The next item in the box is the transmitter. It requires 4 AA batteries, which are not included. It obviously uses 2.4 Ghz control frequency, and it features fully proportional steering and throttle control. I was able to get 200 feet of range, which is more than enough. The throttle and steering throw are satisfactory, although the wheel is just plastic, without any rubber or foam cover. The steering trim is very easy to adjust, as it uses an analog-type control, which is recessed right above the wheel. There is one green and one red LED on the remote, which let you know when you are bound e.t.c by flashing.

A servo reverse option is also included, for the drivers preference. The bind button on the top of the remote never came into use for me, but it is there, in case of difficulty connecting the radio to the receiver. One really strange feature on the transmitter is a flashlight on the front. It is really bright, and also, in my opinion, pretty useless. But, I guess it doesn’t negatively affect the performance of the car, so it doesn’t matter. The remote is pretty ergonomic and comfortable to hold, so I have no complaints on that end.

The last, and most important item in the box, is the car itself. It is about 14 inches long, and has some heft to it. The body is available in both red and yellow. In my opinion, the yellow looks better on the buggy. It is made of standard lexan, and is relatively thick, so it has stood up to some abuse. It is pre-painted and decaled, so you do not have to bother with decorating the body. One thing I found is that if you want to fit an erevo body on the rp05, or vice versa, you will have to adjust the body posts. The included wheels are a flashy orange, but they are just hard plastic. They use some pretty standard size wheel nuts, so you should be able to fit different wheels on it easily. The tire tread has a really sleek look to it, and they perform well, especially on grass and pavement. The tires do have foam filled inserts, which are quite soft.

The dogbones and suspension arms are both aluminum on the rp-05, which is one place where it beats out the merv. As this car is a 4WD system, it also has front and rear differentials. The battery doors open outwards, and only one of them is functional, as the other holds the esc and receiver. Speaking of the receiver and speed controller, they perform well, but lack adjustability, in terms of input ports and such. In the future, I might look at installing a hobby grade esc and receiver. The stock electronic speed controller can only handle 2 cell packs, and it is listed as 40a. The motor is a 390 sized brushed can, and is sufficient for the car, although I would look at installing a 540 motor. A big aluminum heatsink comes attached to the motor, and it is effective at keeping temperatures down.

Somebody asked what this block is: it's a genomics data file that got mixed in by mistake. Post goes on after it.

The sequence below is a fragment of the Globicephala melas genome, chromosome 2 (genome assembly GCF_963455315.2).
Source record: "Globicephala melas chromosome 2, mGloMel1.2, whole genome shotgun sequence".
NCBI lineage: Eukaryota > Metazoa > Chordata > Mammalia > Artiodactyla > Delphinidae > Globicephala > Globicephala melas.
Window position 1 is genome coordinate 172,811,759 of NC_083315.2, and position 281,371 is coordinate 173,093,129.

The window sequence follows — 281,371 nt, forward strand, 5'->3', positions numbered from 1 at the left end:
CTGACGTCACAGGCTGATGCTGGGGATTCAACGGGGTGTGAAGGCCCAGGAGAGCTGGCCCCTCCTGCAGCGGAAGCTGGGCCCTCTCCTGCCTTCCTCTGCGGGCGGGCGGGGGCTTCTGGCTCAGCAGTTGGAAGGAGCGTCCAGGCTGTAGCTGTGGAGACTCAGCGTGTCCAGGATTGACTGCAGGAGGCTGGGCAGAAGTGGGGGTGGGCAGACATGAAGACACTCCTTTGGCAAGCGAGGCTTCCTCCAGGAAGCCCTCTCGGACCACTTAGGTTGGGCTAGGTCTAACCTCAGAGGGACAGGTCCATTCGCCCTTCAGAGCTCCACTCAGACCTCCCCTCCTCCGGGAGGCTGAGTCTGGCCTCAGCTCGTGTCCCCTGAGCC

The stock servo performs well, although I would prefer a little more centering speed. The option to upgrade to dual servos is one I will definitely look at. A really cool feature is that this rc utilizes the same laid-down revo style shocks as the merv, with the cantilevers. These shocks require preload clips, as they are not threaded. The entire truck runs on ball bearings, which is good to see in an RTR. I found that the suspension benefited from some more shock oil. There is an on/off switch, which can be reached with some difficulty when the body is on. The front bumper is very flexible, so it does a good job cushioning impacts from head on collisions.

There is a rear spoiler, which adds to the aggressive look of the truck. The wing is removable via two body clips. Right under the rear spoiler is a small wheelie bar. On the stock battery, its main use is to protect the back of the car, but if you upgrade the electronics and run a 3s lipo, it will come into play more often. The linkages and plastics on the RP05 are quite beefed up, and I haven’t had any breakages yet. The differential outputs are also aluminum, which is excellent for durability. The car is very easy to use, and it has good driving characteristics. The handling is smooth, and the throttle linearity is excellent. The speed, especially for a 1/16 scale, is pretty fast. It tops out in the mid 30’s in terms of km/h.

To conclude, this traxxas mini erevo clone is a really fun rc, and anyone who purchases it will not be disappointed. Considering the merv is two times more expensive, I would say this is a better value for the money. I hope this review was informative.

Also, Gearbest is having their Black Friday sale right now.

Rc Reviewer

Posts : 1
Join date : 2016-11-24